Unsuitable habitat: Habitat not normally used for breeding/feeding by a particular species. For example, unsuitable habitat for grassland and shrubland birds includes forest/woodland, urban/suburban, and aquatic habitats. Most habitats would be suitable for birds with versatile foraging habits (e.g., most corvids).

Date: 10Sep2004
Author: Hammerson, G.
Notes: These specs pertain to nonmigratory species.
Population/Occurrence Viability
Help
U.S. Invasive Species Impact Rank (I-Rank) Not yet assessed
Help
Authors/Contributors
Help
NatureServe Conservation Status Factors Edition Date: 14Jan2008
Element Ecology & Life History Edition Date: 21Mar1994
Element Ecology & Life History Author(s): HAMMERSON, G., REVISED BY S. CANNINGS

Zoological data developed by NatureServe and its network of natural heritage programs (see Local Programs) and other contributors and cooperators (see Sources).

References
Help
  • Alabama Ornithological Society. 2006. Field checklist of Alabama birds. Alabama Ornithological Society, Dauphin Island, Alabama. [Available online at http://www.aosbirds.org/documents/AOSChecklist_april2006.pdf ]

  • Alaska Bird Observatory. 2000. National Park Service 2000 Passerine Report Executive Summary. Available at: Accessed 17 Mar 2005.

  • Alaska Department of Fish and Game (ADFG). 2005. Our wealth maintained: a strategy for conserving Alaska's diverse wildlife and fish resources, a Comprehensive Wildlife Conservation Strategy emphasizing Alaska's nongame species. Anchorage, AK. Submitted to USFWS. Anchorage, Alaska.

  • Alaska Department of Fish and Game (ADFG). 2005. Our wealth maintained: a strategy for conserving Alaska's diverse wildlife and fish resources, a Comprehensive Wildlife Conservation Strategy emphasizing Alaska's nongame species. Anchorage, AK. Submitted to USFWS. Anchorage, Alaska.

  • Allen, C. R., S. Demarais, and R. S. Lutz. 1994. Red imported fire ant impact on wildlife: an overview. The Texas Journal of Science 46(1):51-59.

  • American Ornithologists Union (AOU). 1998. Check-list of North American Birds. 7th edition. American Ornithologists Union, Washington, D.C. 829 pages.

  • American Ornithologists' Union (AOU), Committee on Classification and Nomenclature. 1983. Check-list of North American Birds. Sixth Edition. American Ornithologists' Union, Allen Press, Inc., Lawrence, Kansas.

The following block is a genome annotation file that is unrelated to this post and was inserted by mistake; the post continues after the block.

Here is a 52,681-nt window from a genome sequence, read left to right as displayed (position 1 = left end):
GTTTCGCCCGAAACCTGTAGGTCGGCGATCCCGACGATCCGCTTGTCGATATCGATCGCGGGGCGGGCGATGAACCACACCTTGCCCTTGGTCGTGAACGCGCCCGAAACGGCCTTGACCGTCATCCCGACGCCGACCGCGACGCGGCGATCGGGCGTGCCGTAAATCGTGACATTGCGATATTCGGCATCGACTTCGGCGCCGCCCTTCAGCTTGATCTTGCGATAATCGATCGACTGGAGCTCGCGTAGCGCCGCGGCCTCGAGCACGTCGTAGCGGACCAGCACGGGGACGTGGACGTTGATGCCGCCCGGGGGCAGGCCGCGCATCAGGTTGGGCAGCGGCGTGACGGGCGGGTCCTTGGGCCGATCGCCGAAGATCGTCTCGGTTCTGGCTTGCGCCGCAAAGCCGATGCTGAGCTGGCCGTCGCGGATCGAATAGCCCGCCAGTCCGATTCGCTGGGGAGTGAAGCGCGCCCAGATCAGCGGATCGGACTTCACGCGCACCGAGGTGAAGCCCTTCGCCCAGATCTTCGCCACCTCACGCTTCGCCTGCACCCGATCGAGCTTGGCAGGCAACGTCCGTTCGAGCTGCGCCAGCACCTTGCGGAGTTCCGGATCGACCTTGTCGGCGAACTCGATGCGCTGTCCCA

• American Ornithologists' Union (AOU). 2011. Fifty-second supplement to the American Ornithologists' Union Check-list of North American Birds. The Auk 128(3):600-613.

  • American Ornithologists' Union (AOU). 1957. The A.O.U. Check-list of North American Birds, 5th ed. Port City Press, Inc., Baltimore, MD. 691 pp.

  • American Ornithologists' Union (AOU). 1983. Check-list of North American Birds, 6th edition. Allen Press, Inc., Lawrence, Kansas. 877 pp.

  • American Ornithologists' Union (AOU). 1998. Check-list of North American birds. Seventh edition. American Ornithologists' Union, Washington, D.C. [as modified by subsequent supplements and corrections published in The Auk]. Also available online: http://www.aou.org/.

  • American Ornithologists' Union (AOU). Chesser, R.T., R.C. Banks, F.K. Barker, C. Cicero, J.L. Dunn, A.W. Kratter, I.J. Lovette, P.C. Rasmussen, J.V. Remsen, Jr., J.D. Rising, D.F. Stotz, and K. Winker. 2009. Fiftieth supplement to the American Ornithologists' Union Check-list of North American Birds. The Auk 126(3):705-714.

  • American Ornithologists' Union (AOU). Chesser, R.T., R.C. Banks, F.K. Barker, C. Cicero, J.L. Dunn, A.W. Kratter, I.J. Lovette, P.C. Rasmussen, J.V. Remsen, Jr., J.D. Rising, D.F. Stotz, and K. Winker. 2011. Fifty-second supplement to the American Ornithologists' Union Check-list of North American Birds. The Auk 128(3):600-613.

  • Andrews, R. R. and R. R. Righter. 1992. Colorado Birds. Denver Museum of Natural History, Denver. 442 pp.

  • Aquin, P. 1999. Évaluation de la situation des groupes taxonomiques des oiseaux du Québec. Ministère de l'Environnement et de la Faune. 13 pages.